EU, UK fail to resolve border row as Brexit deadline looms
EU chief Brexit negotiator Michel Barnier, center, arrives at the informal EU summit in Salzburg, Austria, Wednesday, Sept. 19, 2018. (AP Photo/Matthias Schrader)
Lorne Cook And Jill Lawless, The Associated Press
Published Thursday, September 20, 2018 7:00AM EDT
Last Updated Thursday, September 20, 2018 2:05PM EDT
SALZBURG, Austria - Britain and its European Union partners failed on Thursday to secure a breakthrough in Brexit talks, largely because of seemingly intractable divisions over the best way to avoid a hard border on the island of Ireland and how to deal with future trade.
With Britain's departure from the EU looming - March 29, 2019 - there are growing concerns that a deal on the post-Brexit relationship may not be cobbled together in time to ensure a smooth and orderly British exit.
All leaders, including British Prime Minister Theresa May, are desperate to solve the biggest Brexit riddle - how to keep goods moving freely between Northern Ireland in the U.K. and EU member state Ireland.
Despite reports of a friendly spirit at a summit in Salzburg, Austria, the fundamental differences remained and EU Council President Donald Tusk said parts of May's Brexit plan - dubbed Chequers after a key Brexit meeting at the premier's country residence of the same name - simply will not work.
But just minutes after he spoke, May insisted that her Brexit plan is the “only serious and credible” proposal on the table.
Like many leaders, including May, Tusk said “we need to compromise on both sides.” He wants to see a major breakthrough by the time the leaders meet again in Brussels on Oct. 18-19. A special Brexit summit could still be set up in mid-November if things progress as hoped.
If Britain is to leave with a deal in six months, May and the Europeans must find solutions in coming weeks so parliaments have enough time to ratify the agreement.
They've spent two days in Salzburg trying to do just that, but with things at a standstill, the sides have tried to ramp up pressure on each other. Each is urging the other to compromise while the EU issues constant warnings to Britain about the Brexit clock ticking.
“Time is running short,” Irish Prime Minister Leo Varadkar told reporters. “We want to avoid a 'No Deal Brexit,' but we are preparing for that. We are hiring extra staff and officials, bringing in IT systems. We are ready for that eventuality, should it occur.”
Tusk said that key parts of the British proposals to leave would undermine the union of the 27 remaining members.
May has been looking to keep some part of trade between the U.K. and the EU in the bloc's single market but not others. The EU has insisted that the single market cannot be cherry-picked like that.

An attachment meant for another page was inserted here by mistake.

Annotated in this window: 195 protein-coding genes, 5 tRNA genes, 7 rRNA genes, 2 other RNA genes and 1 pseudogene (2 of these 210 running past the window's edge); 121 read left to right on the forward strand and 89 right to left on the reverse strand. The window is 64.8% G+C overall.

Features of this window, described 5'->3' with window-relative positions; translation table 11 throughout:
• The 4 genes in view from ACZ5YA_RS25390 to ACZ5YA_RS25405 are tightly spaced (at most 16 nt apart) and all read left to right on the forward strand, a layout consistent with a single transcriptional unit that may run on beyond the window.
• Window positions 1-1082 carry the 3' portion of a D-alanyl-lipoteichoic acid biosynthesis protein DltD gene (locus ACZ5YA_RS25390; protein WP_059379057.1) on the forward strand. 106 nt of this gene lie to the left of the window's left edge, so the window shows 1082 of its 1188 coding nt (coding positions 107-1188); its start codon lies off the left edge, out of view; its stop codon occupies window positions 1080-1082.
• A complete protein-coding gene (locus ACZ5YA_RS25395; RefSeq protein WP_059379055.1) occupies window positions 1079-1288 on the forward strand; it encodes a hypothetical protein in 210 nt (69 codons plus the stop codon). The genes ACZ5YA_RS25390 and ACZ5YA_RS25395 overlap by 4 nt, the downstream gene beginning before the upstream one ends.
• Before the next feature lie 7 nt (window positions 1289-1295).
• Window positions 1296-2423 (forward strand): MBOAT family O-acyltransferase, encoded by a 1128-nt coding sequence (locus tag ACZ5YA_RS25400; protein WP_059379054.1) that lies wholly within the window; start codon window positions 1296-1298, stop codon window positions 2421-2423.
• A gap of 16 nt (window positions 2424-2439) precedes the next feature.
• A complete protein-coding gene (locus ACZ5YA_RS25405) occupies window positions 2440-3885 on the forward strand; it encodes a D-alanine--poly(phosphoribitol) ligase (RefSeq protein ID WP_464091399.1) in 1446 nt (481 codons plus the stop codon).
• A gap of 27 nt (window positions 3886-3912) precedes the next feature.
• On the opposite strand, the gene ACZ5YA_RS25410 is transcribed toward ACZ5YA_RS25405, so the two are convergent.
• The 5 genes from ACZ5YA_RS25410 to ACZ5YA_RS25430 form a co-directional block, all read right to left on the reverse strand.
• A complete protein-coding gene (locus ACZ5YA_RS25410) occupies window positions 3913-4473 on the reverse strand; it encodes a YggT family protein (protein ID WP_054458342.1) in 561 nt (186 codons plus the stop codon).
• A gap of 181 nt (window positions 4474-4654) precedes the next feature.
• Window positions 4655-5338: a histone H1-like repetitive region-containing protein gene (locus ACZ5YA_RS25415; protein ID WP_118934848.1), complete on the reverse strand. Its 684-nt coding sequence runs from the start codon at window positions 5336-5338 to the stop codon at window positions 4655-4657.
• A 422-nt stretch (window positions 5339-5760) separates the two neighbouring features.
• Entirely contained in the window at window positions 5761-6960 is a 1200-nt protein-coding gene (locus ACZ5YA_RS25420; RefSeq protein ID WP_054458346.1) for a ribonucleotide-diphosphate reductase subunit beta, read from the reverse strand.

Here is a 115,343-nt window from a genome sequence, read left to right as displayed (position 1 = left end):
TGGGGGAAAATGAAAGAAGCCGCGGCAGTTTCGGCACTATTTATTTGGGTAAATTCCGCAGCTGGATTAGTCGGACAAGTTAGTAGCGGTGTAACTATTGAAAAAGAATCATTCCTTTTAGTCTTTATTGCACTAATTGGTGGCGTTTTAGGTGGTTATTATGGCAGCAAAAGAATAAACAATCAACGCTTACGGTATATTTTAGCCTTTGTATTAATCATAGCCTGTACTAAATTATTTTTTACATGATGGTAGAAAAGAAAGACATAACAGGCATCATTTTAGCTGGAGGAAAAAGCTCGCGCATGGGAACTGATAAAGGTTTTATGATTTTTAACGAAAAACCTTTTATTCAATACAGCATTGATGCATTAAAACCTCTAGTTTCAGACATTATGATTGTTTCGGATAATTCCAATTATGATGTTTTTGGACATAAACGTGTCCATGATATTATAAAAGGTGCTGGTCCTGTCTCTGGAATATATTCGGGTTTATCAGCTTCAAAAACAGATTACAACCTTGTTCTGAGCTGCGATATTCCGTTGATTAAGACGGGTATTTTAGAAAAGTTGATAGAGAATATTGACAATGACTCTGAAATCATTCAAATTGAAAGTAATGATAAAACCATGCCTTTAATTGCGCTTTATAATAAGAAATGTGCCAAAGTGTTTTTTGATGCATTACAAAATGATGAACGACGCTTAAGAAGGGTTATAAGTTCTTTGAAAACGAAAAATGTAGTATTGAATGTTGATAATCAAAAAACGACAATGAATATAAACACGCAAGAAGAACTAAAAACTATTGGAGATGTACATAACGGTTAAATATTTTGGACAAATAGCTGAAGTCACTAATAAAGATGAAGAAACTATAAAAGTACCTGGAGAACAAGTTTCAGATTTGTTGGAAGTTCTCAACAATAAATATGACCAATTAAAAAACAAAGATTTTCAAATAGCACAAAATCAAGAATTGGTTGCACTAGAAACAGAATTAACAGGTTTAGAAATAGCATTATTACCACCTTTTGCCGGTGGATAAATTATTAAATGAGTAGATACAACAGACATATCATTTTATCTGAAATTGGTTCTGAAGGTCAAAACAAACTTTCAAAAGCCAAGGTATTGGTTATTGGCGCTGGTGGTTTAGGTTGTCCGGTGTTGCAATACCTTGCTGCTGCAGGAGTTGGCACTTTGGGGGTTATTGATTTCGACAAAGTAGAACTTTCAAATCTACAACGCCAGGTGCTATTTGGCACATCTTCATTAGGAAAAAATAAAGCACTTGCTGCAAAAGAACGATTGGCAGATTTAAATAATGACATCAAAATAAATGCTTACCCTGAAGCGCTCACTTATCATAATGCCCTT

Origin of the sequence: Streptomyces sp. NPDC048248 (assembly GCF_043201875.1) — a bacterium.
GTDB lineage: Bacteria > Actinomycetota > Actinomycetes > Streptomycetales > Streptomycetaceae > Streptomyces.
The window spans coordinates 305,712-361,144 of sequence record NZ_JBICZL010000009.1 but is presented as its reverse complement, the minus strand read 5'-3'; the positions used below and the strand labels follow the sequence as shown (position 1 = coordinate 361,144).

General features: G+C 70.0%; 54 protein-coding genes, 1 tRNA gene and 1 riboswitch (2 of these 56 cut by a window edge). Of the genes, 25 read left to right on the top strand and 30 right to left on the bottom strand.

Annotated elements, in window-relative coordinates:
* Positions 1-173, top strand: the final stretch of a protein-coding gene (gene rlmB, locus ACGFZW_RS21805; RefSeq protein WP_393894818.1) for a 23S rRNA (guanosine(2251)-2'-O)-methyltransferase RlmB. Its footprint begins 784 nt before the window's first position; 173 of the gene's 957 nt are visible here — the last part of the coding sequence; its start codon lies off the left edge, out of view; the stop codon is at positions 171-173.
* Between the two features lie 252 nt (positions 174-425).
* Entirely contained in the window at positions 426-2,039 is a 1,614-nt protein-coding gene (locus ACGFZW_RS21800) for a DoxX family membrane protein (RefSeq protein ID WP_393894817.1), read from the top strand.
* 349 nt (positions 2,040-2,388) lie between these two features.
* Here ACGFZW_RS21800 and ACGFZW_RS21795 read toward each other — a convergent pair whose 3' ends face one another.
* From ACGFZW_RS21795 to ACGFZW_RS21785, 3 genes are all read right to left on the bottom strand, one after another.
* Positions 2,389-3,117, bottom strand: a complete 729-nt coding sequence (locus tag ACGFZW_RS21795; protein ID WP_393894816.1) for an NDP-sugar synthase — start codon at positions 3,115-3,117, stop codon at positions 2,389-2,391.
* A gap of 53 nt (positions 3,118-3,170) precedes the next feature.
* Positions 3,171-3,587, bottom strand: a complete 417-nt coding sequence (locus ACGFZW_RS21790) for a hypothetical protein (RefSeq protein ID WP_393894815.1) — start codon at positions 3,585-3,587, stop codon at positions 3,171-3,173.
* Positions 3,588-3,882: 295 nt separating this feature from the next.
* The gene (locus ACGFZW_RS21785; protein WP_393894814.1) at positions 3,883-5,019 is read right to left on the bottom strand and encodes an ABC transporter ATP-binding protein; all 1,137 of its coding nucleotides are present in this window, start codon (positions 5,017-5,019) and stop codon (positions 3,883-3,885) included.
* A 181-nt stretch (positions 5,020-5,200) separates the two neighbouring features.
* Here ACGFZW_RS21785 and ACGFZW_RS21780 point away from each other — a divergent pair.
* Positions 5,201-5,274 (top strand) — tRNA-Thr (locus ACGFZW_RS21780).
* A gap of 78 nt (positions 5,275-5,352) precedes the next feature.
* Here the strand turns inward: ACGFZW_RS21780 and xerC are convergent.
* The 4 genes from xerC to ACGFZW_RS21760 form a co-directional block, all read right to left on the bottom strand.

“Europe isn't an a la carte menu,” French President Emmanuel Macron said, noting that “as it stands, the Chequers plan seems to be a take-it-or-leave-it plan.”
Tusk said of her Chequers proposals that “the suggested framework for co-operation will not work, not least because it risks undermining the single market” of seamless movement of goods, services, capital and persons.
Macron agreed: “The proposals are not acceptable as they stand, particularly in the economic realm” because they “don't respect the integrity of the single market.”
Any Brexit deal will include a withdrawal agreement and transition period to smooth Britain's exit from the bloc.
Currently that's expected to last until the end of 2020 but if there is no deal to avoid the hard border in Ireland and no political declaration outlining future relations then there will be no so-called transition period. That would lead to Britain crashing out of the EU on Brexit day, a development that in theory could see flights parked and trade between the two sides grind to a halt.
For Ireland, it's important not to undermine the hard-won peace after decades of sectarian tensions in neighbouring Northern Ireland.
“What we want to avoid is any new barriers to the movement of goods, any new barriers to trade, any new barriers to the movement of people,” Varadkar said.
May said Britain and the EU agreed on the need for a legally binding backstop to guarantee there would be no hard Irish border. But, she added, “that backstop cannot divide the United Kingdom into two customs territories, and we will be bringing forward our own proposals shortly.”
It all suggests a fractious summit in Brussels next month.
“We are today at the moment of truth,” Macron warned.
Lawless reported from London. Raf Casert in Brussels, Thomas Adamson in Paris, and Geir Moulson in Berlin contributed.